Jozy Altidore has struggled to find the back of the net throughout his spell with Sunderland, despite the occasional performance giving hope that he may find his best form, the goals have just failed to flow for the American striker.
Speaking whilst on international duty, Altidore said the way Sunderland play are making it difficult for him;
I feel like the (USA) players know my strengths more and it's where I'm most comfortable, sure.
I've been faring better with the national team over the past year, and I want to keep that going because it means a lot to me to play well for my country.
At Sunderland right now it's difficult. It's a difficult team to play for, and we're not playing as well as anybody at the club would like.
We need to put our heads down and keep fighting so I can get back in the team and hopefully get my place on the plane to Brazil.
Gus Poyet, however, feels that the striker has struggled to adapt to the Premier League after scoring regularly in the Netherlands, with the change of manager and systems also not helping the 24-year-old;
To survive in the league you need a striker who will score double figures, if you don't you will struggle badly. It's different football to Holland.
He's had too much pressure, he's come in with an idea he'll play for a manager and the manager changed. We changed the system. He's been in and out; he was maybe not so good and then he scored against Chelsea [in December], then he went on a run without scoring.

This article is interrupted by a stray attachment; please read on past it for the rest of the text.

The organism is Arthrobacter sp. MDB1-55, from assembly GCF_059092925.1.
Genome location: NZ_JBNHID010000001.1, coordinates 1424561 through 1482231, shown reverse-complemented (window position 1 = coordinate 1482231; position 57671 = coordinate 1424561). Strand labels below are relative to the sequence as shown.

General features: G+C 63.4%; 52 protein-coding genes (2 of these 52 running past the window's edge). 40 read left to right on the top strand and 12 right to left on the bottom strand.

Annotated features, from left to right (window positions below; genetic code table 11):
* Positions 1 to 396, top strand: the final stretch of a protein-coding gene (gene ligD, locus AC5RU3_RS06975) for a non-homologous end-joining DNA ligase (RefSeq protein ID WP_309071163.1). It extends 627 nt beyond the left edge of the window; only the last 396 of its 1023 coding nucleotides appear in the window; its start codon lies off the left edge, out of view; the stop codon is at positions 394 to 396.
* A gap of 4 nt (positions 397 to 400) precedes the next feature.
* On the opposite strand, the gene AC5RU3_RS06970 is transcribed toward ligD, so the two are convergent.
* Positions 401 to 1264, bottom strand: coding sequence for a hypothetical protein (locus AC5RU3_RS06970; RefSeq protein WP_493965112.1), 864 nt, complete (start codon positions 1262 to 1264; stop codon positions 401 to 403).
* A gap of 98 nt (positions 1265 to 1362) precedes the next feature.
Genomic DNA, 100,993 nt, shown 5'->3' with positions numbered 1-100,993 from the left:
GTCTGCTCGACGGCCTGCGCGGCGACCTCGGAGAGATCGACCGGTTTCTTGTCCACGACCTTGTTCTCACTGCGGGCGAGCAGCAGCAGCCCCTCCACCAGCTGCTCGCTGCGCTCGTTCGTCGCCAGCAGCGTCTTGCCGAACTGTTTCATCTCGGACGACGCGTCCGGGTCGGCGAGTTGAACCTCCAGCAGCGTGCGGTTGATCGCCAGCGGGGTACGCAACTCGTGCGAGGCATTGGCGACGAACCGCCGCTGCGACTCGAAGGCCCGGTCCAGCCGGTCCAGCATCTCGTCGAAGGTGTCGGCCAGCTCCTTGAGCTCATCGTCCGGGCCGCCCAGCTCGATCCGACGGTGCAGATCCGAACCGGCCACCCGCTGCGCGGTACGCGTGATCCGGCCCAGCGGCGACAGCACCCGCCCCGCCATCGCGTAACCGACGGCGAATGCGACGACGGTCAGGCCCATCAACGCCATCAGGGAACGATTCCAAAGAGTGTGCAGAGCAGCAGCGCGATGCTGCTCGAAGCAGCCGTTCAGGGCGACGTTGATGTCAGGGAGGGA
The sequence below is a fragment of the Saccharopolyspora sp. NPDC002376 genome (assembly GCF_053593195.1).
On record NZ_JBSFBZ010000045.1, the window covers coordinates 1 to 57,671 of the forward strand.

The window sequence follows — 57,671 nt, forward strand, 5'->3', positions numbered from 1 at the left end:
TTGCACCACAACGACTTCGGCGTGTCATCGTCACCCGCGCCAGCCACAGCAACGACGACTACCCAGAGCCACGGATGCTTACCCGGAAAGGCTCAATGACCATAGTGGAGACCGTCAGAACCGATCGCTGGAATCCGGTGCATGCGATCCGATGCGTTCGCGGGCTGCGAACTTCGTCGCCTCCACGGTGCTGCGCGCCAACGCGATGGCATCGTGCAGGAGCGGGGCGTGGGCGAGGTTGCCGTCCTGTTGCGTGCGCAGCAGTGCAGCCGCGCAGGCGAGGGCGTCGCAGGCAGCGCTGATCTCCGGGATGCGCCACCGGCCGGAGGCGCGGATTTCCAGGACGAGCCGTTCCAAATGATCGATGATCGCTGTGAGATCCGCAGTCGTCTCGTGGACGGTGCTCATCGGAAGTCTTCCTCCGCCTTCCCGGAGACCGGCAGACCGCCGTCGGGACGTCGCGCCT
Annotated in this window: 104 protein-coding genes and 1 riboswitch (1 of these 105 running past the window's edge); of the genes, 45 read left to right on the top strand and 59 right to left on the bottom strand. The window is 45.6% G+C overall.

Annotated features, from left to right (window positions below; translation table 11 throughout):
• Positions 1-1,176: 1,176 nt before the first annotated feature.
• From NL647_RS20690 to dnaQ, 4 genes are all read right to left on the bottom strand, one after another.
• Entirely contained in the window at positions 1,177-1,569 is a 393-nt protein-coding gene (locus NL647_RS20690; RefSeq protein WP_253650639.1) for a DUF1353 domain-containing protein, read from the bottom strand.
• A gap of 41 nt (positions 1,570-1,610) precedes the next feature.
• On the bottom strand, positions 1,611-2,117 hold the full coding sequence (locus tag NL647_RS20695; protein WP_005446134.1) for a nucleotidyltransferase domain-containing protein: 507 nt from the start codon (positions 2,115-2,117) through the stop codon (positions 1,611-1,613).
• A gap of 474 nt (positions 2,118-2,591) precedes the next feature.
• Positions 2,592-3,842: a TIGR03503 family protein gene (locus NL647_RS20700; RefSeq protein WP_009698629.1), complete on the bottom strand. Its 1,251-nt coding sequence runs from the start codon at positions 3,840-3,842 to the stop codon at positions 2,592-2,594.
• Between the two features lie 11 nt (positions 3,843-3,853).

We can talk about too many things, how we play, the system we play, who is playing or not playing - at the end of the day we put plenty of effort in to get to him the club and we try to use him the best we can. We need him. It doesn't matter what he said.
I went to see him with the national team. He's playing in a slightly different system, but in the game against Scotland he didn't score and this week he didn't score. It's up to him, not me.
Poyet did admit that it was still a difficult decision to leave Altidore out of the Capital One Cup final squad but has challenged the American striker to respond in a similar manner to Lee Cattermole;
It was hard to leave him out but I needed to make the bench something I was comfortable with. I have a responsibility for the team. It's not nice, I don't like doing it but he has to cope with it.
Let's see how he reacts. I look forward to seeing what type of character he is. I'd like him to prove me wrong. He should take his frustration out on the pitch.
It's up to him. We saw it with Lee Cattermole. He is playing on Sunday but is that because of me? No, it is because of him. It's that simple. I would like Jozy to do the same - to show he deserves to play on Sunday and he will do well enough to play against Palace and Norwich. But because of him, not me. I'm not a charity.
His reaction on Sunday was quiet. He was professional but it was probably a shock for him because he didn't know. Only he knows how he felt inside.
When these situations happen, you learn a lot from the players - how they take it. It's not a nice thing to tell someone who is not on the bench for a final but it's part of my job. You can't pick and choose which bits of the job you do but you hope they understand.
Although Altidore did admit that he needed to get his head down and prove to the Uruguayan that he is worth a place in the starting XI;
To not be able to play in a final was a big disappointment for me, but the gaffer felt there were people who deserved to be there more than I did.
Hey, this is life and I have to move on and get better. It's nothing personal. You can't look at it that way. I need to get my head down and work hard.
The American should get another chance to stake a claim for a place in the side tomorrow, as he is expected to start with Nacho Scocco in the FA Cup quarter final tie with Hull City.